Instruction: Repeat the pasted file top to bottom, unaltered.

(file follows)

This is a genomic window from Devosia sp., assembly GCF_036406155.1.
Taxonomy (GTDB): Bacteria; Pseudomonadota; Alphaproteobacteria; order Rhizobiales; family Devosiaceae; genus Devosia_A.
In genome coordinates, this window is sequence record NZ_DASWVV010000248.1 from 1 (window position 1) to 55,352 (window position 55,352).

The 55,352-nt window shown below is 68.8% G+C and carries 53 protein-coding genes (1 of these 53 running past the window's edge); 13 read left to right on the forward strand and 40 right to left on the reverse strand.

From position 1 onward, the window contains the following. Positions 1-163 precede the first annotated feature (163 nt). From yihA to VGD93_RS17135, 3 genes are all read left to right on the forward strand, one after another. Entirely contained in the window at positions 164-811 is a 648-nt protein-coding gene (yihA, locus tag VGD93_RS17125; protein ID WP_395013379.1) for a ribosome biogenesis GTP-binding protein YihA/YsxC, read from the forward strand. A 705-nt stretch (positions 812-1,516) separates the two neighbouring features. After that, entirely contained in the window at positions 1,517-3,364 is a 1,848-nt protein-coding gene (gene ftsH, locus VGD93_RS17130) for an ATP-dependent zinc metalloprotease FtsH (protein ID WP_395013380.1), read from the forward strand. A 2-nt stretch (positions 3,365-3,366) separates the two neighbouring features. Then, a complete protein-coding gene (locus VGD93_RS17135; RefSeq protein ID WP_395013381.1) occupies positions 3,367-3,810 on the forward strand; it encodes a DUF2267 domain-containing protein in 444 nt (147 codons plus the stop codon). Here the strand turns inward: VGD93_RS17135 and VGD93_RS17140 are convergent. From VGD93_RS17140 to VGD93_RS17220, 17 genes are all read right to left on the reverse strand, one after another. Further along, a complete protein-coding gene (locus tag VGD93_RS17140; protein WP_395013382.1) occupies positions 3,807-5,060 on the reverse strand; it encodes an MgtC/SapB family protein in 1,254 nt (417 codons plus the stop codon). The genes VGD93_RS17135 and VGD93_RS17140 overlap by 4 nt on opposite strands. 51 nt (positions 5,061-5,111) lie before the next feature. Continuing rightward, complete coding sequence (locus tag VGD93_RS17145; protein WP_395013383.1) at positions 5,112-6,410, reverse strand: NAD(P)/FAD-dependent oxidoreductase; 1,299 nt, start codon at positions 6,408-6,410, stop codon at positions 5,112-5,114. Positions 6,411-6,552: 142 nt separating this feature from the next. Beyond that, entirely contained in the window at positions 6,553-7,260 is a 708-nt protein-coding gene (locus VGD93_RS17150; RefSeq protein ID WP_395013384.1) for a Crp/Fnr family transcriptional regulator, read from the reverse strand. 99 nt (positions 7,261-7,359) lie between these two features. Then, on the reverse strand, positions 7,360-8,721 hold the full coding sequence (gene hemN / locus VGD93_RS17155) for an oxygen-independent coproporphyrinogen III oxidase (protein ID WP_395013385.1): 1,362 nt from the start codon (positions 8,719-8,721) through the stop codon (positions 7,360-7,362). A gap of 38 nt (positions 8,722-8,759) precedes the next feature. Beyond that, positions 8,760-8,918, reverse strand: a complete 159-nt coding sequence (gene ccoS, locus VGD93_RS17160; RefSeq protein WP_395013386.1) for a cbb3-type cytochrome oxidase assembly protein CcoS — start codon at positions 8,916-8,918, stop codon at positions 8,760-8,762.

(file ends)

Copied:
This is a genomic window from Devosia sp., assembly GCF_036406155.1.
Taxonomy (GTDB): Bacteria; Pseudomonadota; Alphaproteobacteria; order Rhizobiales; family Devosiaceae; genus Devosia_A.
In genome coordinates, this window is sequence record NZ_DASWVV010000248.1 from 1 (window position 1) to 55,352 (window position 55,352).

The 55,352-nt window shown below is 68.8% G+C and carries 53 protein-coding genes (1 of these 53 running past the window's edge); 13 read left to right on the forward strand and 40 right to left on the reverse strand.

From position 1 onward, the window contains the following. Positions 1-163 precede the first annotated feature (163 nt). From yihA to VGD93_RS17135, 3 genes are all read left to right on the forward strand, one after another. Entirely contained in the window at positions 164-811 is a 648-nt protein-coding gene (yihA, locus tag VGD93_RS17125; protein ID WP_395013379.1) for a ribosome biogenesis GTP-binding protein YihA/YsxC, read from the forward strand. A 705-nt stretch (positions 812-1,516) separates the two neighbouring features. After that, entirely contained in the window at positions 1,517-3,364 is a 1,848-nt protein-coding gene (gene ftsH, locus VGD93_RS17130) for an ATP-dependent zinc metalloprotease FtsH (protein ID WP_395013380.1), read from the forward strand. A 2-nt stretch (positions 3,365-3,366) separates the two neighbouring features. Then, a complete protein-coding gene (locus VGD93_RS17135; RefSeq protein ID WP_395013381.1) occupies positions 3,367-3,810 on the forward strand; it encodes a DUF2267 domain-containing protein in 444 nt (147 codons plus the stop codon). Here the strand turns inward: VGD93_RS17135 and VGD93_RS17140 are convergent. From VGD93_RS17140 to VGD93_RS17220, 17 genes are all read right to left on the reverse strand, one after another. Further along, a complete protein-coding gene (locus tag VGD93_RS17140; protein WP_395013382.1) occupies positions 3,807-5,060 on the reverse strand; it encodes an MgtC/SapB family protein in 1,254 nt (417 codons plus the stop codon). The genes VGD93_RS17135 and VGD93_RS17140 overlap by 4 nt on opposite strands. 51 nt (positions 5,061-5,111) lie before the next feature. Continuing rightward, complete coding sequence (locus tag VGD93_RS17145; protein WP_395013383.1) at positions 5,112-6,410, reverse strand: NAD(P)/FAD-dependent oxidoreductase; 1,299 nt, start codon at positions 6,408-6,410, stop codon at positions 5,112-5,114. Positions 6,411-6,552: 142 nt separating this feature from the next. Beyond that, entirely contained in the window at positions 6,553-7,260 is a 708-nt protein-coding gene (locus VGD93_RS17150; RefSeq protein ID WP_395013384.1) for a Crp/Fnr family transcriptional regulator, read from the reverse strand. 99 nt (positions 7,261-7,359) lie between these two features. Then, on the reverse strand, positions 7,360-8,721 hold the full coding sequence (gene hemN / locus VGD93_RS17155) for an oxygen-independent coproporphyrinogen III oxidase (protein ID WP_395013385.1): 1,362 nt from the start codon (positions 8,719-8,721) through the stop codon (positions 7,360-7,362). A gap of 38 nt (positions 8,722-8,759) precedes the next feature. Beyond that, positions 8,760-8,918, reverse strand: a complete 159-nt coding sequence (gene ccoS, locus VGD93_RS17160; RefSeq protein WP_395013386.1) for a cbb3-type cytochrome oxidase assembly protein CcoS — start codon at positions 8,916-8,918, stop codon at positions 8,760-8,762.